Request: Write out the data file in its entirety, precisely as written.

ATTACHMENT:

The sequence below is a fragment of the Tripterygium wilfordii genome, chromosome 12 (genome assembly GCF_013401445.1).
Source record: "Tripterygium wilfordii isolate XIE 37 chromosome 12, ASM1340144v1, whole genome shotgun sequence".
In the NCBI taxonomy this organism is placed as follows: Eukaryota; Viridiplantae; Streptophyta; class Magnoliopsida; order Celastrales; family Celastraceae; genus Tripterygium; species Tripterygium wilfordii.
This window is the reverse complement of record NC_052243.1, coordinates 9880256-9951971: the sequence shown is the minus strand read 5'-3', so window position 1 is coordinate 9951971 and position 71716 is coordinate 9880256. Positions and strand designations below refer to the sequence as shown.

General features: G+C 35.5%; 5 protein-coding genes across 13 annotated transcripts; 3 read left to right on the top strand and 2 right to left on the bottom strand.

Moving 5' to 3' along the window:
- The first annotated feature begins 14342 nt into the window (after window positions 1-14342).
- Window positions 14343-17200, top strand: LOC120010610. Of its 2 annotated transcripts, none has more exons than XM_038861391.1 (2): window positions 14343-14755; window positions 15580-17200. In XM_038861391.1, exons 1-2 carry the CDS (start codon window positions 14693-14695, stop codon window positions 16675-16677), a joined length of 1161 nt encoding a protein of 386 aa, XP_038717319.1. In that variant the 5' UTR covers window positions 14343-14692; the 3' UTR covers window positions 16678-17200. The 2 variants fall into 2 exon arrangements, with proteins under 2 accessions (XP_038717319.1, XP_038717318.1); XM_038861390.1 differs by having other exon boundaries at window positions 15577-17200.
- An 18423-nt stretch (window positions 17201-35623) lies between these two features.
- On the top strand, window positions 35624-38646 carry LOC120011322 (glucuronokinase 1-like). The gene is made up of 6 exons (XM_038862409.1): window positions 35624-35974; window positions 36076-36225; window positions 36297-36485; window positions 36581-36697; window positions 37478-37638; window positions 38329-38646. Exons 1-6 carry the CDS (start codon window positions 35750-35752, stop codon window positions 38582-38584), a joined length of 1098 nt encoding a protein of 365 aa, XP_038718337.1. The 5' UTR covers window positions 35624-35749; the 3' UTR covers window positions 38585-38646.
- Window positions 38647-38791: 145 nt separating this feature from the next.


The sequence below is a fragment of the Tripterygium wilfordii genome, chromosome 12 (genome assembly GCF_013401445.1).
Source record: "Tripterygium wilfordii isolate XIE 37 chromosome 12, ASM1340144v1, whole genome shotgun sequence".
In the NCBI taxonomy this organism is placed as follows: Eukaryota; Viridiplantae; Streptophyta; class Magnoliopsida; order Celastrales; family Celastraceae; genus Tripterygium; species Tripterygium wilfordii.
This window is the reverse complement of record NC_052243.1, coordinates 9880256-9951971: the sequence shown is the minus strand read 5'-3', so window position 1 is coordinate 9951971 and position 71716 is coordinate 9880256. Positions and strand designations below refer to the sequence as shown.

General features: G+C 35.5%; 5 protein-coding genes across 13 annotated transcripts; 3 read left to right on the top strand and 2 right to left on the bottom strand.

Moving 5' to 3' along the window:
- The first annotated feature begins 14342 nt into the window (after window positions 1-14342).
- Window positions 14343-17200, top strand: LOC120010610. Of its 2 annotated transcripts, none has more exons than XM_038861391.1 (2): window positions 14343-14755; window positions 15580-17200. In XM_038861391.1, exons 1-2 carry the CDS (start codon window positions 14693-14695, stop codon window positions 16675-16677), a joined length of 1161 nt encoding a protein of 386 aa, XP_038717319.1. In that variant the 5' UTR covers window positions 14343-14692; the 3' UTR covers window positions 16678-17200. The 2 variants fall into 2 exon arrangements, with proteins under 2 accessions (XP_038717319.1, XP_038717318.1); XM_038861390.1 differs by having other exon boundaries at window positions 15577-17200.
- An 18423-nt stretch (window positions 17201-35623) lies between these two features.
- On the top strand, window positions 35624-38646 carry LOC120011322 (glucuronokinase 1-like). The gene is made up of 6 exons (XM_038862409.1): window positions 35624-35974; window positions 36076-36225; window positions 36297-36485; window positions 36581-36697; window positions 37478-37638; window positions 38329-38646. Exons 1-6 carry the CDS (start codon window positions 35750-35752, stop codon window positions 38582-38584), a joined length of 1098 nt encoding a protein of 365 aa, XP_038718337.1. The 5' UTR covers window positions 35624-35749; the 3' UTR covers window positions 38585-38646.
- Window positions 38647-38791: 145 nt separating this feature from the next.